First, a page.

Hum of Bards – the idea here is playing into the fact that we've used music in the past as a flavor explanation of the lure mechanic. To express the idea that the creature can grow, I assumed there were a number of bards who rose and shrank. I then tried to get a collective term for bards. The trick is to try and pick a word that feels like it has something to do with the group but has a hint of collectiveness to it. “Hum” just felt right. This name took about five seconds. (Remember I've done naming for years – I've even led naming teams - so I'm probably much, much faster than the average designer.”)

Squirrel Horde – I don't know exactly what this has to do with the mechanic, but it came to me. And I do so love squirrels. Four more seconds eaten up.

Perfumed Otter – Another name that I don't know where it came from. I think I was trying to come up with another reason the lure effect might be happening. It's the animal kingdom, smell seemed cool. Why an otter? No idea. Three more seconds chewed up.

Musk Otter – Another variant of the name above. I don't know why I bothered as the last name stunk. The good news is that it only took a second. (And you can tell.)

And BZZT… time is up. I look back and do some quick evaluating. The otter stuff is right out. I like the name Squirrel Horde, but the more I think about it it's just not a perfect fit. Hum of Bards is the best I have. While I probably wouldn't go with it, I might depending on my mood.

Card Naming Technique #B – Try To Be Funny

Once the “real name” pass fails, I try to come up with something that is relevant yet funny. This pass has a lot less restrictions on it, so I allow myself thirty seconds.

Here's how I do:

Block Me Cause You Have To – I start with a name that tells my opponent what to do. Sometimes these are funny. This is not. Two seconds.

Wall of Wonder
Walla Wonder – This is a Magic pun. It plays off the fact that the card is similar to Rootwalla. Wall of Wonder is an uncommon blue creature from Legends. Two seconds.

Hypnotic Squirrels – I was trying to explain why squirrels lured you in. The problem is the word “hypnotic” reminds most players of Hypnotic Specter which has nothing to do with this card. Three seconds.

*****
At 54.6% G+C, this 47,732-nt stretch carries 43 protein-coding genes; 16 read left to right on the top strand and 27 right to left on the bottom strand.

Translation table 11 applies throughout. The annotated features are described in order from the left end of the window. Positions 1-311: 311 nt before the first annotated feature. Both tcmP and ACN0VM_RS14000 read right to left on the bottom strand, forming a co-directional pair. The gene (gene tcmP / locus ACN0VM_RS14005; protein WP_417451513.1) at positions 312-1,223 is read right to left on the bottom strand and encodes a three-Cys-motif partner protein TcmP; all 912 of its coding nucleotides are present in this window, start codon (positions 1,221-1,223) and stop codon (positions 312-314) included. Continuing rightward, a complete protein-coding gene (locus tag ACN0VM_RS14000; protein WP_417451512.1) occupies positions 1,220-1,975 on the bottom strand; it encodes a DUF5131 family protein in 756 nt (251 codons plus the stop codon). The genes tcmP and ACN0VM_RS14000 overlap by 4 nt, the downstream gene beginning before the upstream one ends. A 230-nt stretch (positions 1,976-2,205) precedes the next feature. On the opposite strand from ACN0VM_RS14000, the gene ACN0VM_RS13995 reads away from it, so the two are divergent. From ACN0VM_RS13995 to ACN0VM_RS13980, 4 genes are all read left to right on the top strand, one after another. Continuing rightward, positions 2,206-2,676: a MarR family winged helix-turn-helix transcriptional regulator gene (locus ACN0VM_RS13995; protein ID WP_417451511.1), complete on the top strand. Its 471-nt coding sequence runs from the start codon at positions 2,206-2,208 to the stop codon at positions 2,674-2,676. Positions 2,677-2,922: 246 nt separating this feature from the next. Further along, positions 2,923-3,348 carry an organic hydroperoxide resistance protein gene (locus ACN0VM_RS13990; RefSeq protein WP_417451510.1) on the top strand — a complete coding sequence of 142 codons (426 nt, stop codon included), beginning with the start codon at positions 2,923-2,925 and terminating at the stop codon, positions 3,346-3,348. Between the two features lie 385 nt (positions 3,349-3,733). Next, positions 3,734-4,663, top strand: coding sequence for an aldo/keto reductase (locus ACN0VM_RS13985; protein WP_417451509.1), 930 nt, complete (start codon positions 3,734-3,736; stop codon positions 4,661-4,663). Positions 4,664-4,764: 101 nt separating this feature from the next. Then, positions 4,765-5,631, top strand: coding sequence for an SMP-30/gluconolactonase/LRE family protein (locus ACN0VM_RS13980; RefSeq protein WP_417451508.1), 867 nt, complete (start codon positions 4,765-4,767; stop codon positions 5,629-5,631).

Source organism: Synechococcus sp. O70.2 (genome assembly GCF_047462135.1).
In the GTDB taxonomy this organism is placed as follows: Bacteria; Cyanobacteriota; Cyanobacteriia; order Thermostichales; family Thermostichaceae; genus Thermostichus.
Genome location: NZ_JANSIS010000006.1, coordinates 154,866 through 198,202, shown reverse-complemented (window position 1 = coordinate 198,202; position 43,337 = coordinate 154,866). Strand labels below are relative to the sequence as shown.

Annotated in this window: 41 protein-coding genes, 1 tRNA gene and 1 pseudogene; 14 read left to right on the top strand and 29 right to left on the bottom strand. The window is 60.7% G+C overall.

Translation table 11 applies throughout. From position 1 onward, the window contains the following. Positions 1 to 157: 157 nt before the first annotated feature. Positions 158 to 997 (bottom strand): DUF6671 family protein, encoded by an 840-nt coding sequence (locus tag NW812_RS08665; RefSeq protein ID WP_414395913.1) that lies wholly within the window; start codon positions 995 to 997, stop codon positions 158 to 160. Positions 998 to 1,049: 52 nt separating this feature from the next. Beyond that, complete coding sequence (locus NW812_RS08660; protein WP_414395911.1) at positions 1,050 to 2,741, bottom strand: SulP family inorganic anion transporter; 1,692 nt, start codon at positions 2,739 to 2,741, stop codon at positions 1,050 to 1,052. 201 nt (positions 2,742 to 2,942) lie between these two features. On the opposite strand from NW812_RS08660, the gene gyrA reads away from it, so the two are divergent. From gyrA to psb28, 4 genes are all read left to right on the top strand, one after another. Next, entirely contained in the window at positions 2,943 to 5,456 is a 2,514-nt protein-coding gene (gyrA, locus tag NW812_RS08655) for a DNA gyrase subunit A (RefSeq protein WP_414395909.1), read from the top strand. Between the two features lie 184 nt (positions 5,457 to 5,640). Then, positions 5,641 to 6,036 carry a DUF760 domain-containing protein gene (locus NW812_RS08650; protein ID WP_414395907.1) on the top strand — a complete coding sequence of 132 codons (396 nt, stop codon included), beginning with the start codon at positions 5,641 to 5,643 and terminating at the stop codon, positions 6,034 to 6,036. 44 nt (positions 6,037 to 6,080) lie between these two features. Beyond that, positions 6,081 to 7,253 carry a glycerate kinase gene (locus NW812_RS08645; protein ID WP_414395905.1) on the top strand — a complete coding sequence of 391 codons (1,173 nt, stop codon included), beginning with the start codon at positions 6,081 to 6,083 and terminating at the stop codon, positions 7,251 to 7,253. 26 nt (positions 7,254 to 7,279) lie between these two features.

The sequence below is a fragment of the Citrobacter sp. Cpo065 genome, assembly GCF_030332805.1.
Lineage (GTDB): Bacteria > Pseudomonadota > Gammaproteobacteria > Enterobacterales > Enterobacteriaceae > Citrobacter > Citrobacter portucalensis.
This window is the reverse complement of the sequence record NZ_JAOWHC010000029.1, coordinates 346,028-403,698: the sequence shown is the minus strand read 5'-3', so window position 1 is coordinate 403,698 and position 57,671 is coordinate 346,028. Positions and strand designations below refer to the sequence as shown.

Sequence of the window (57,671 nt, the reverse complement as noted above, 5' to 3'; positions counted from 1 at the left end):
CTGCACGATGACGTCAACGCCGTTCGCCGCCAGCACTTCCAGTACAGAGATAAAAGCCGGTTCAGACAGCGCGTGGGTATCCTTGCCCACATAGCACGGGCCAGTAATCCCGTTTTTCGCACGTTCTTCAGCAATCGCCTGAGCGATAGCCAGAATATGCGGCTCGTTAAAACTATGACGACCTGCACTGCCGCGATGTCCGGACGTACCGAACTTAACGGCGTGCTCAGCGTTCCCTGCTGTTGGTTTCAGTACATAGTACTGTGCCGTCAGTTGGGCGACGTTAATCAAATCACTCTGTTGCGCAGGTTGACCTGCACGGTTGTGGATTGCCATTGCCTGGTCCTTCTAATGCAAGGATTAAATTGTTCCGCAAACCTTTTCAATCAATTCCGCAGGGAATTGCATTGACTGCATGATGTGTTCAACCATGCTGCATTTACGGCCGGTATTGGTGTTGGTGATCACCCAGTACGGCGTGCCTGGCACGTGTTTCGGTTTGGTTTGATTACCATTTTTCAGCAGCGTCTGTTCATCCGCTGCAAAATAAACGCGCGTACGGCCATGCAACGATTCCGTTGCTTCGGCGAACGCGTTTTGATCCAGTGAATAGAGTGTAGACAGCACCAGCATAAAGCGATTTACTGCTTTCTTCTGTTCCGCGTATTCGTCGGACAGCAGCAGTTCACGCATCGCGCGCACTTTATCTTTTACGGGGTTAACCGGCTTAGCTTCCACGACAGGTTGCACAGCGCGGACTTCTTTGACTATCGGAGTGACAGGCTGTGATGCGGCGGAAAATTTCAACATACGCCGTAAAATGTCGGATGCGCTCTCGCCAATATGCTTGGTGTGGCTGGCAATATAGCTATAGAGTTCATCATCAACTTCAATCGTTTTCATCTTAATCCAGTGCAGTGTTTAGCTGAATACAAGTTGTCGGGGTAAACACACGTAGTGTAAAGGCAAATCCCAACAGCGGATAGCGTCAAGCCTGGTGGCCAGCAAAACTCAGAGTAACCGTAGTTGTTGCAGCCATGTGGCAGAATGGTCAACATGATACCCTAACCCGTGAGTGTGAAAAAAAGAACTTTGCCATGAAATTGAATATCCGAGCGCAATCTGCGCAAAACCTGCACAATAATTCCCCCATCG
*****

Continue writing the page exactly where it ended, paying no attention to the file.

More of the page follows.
Hypnotic Otters – I hadn't yet figured out the problem with the word “hypnotic”. And I still can't get my mind off the otters. One second.

Hypnotic Otters of Doom – Beyond every other problem with this card, “doom” sounds black. It is getting funnier though. One second.

Verdant Oprah – This came about because I was trying to come up with something that explained why the creatures keep growing and shrinking. Plus, she seems persuasive enough that she could make things want to block her. I added the word “Verdant” to make it sound green. And it took five seconds to come up with this crap, no less.

Used Card Salesotter – I was continuing to try and find a way to explain the lure effect. And I can't shake the otters. Three seconds.

Bard Bodies – Bad pun off the expression “hard bodies”. One second.

Pheromoneymaker – The “pheromone” part comes from me revisiting the idea that smell is causing the lure. “Moneymaker” is an expression and a famous pro poker player. Four seconds.

Rootwalla of All Evil – A Play on “root of all evil”. The problem is the card sounds black. (Black is the most common color of cards sound like that color instead of their own color.) Three seconds.

Static Cling-ons – Another justification of the lure effect combined with an odd roundabout Star Trek reference. Five seconds.

My time is up. While a few names could work in a pinch (Walla Wonder being my favorite), none blow me over.

Card Naming Technique #C – Use the Past to Functionally Name the Card

After I've spent forty five seconds making the creative part of my brain work hard, I move into a mental cool-down where I only need the part of my brain that remembers what old cards were named and what they did. You see, many new cards find their origin in one or more cards of the past. For this card, the influences are very straight forward: the card is Rootwalla crossed with Lure. So I take fifteen seconds and see if these two reference points make any acceptable names:

Alluring Rootwalla – This name crosses Alluring Scent with Rootwalla.

Bardwalla – This card crosses Elvish Bard with Rootwalla.

Tempting Rootwalla – This crosses Tempting Licid with Rootwalla.

Taunting Rootwalla – This crosses Taunting Elf with Rootwalla.

Bloodscent Rootwalla – This crosses Bloodscent with Rootwalla.

Any of these names will work just fine. (It's interesting to note that I ran out of options before I ran out of time.) But sometimes after I see all the functional names, I decided to keep moving on for something a little different.

Card Naming Technique #D – Try Some Allusions

After the functional pass. I tend to do an allusion pass. That is, I look for names that are references to pop culture. This pass is another short fifteen second pass: (I've decided to stop listing the seconds each name takes because I'm having trouble believing anyone cares how many seconds it takes for me to reference a kids' dessert treat.)

Music Man – This is playing into the bard idea. It's a reference to a popular musical.

Band on the Run – Another bard/music riff. This is a song (and album) by Paul McCartney and Wings

Band of Brothers – Another “band” name. This is an HBO miniseries.

Otter Pops – Here's the kids' dessert treat. Man, the otters aren't letting go without a fight

Mystery Men – This is a comic book and movie (pretty funny ones, too). Not quite sure what it's got to do with this card. Of course, it's obscure enough that it could work just about anywhere.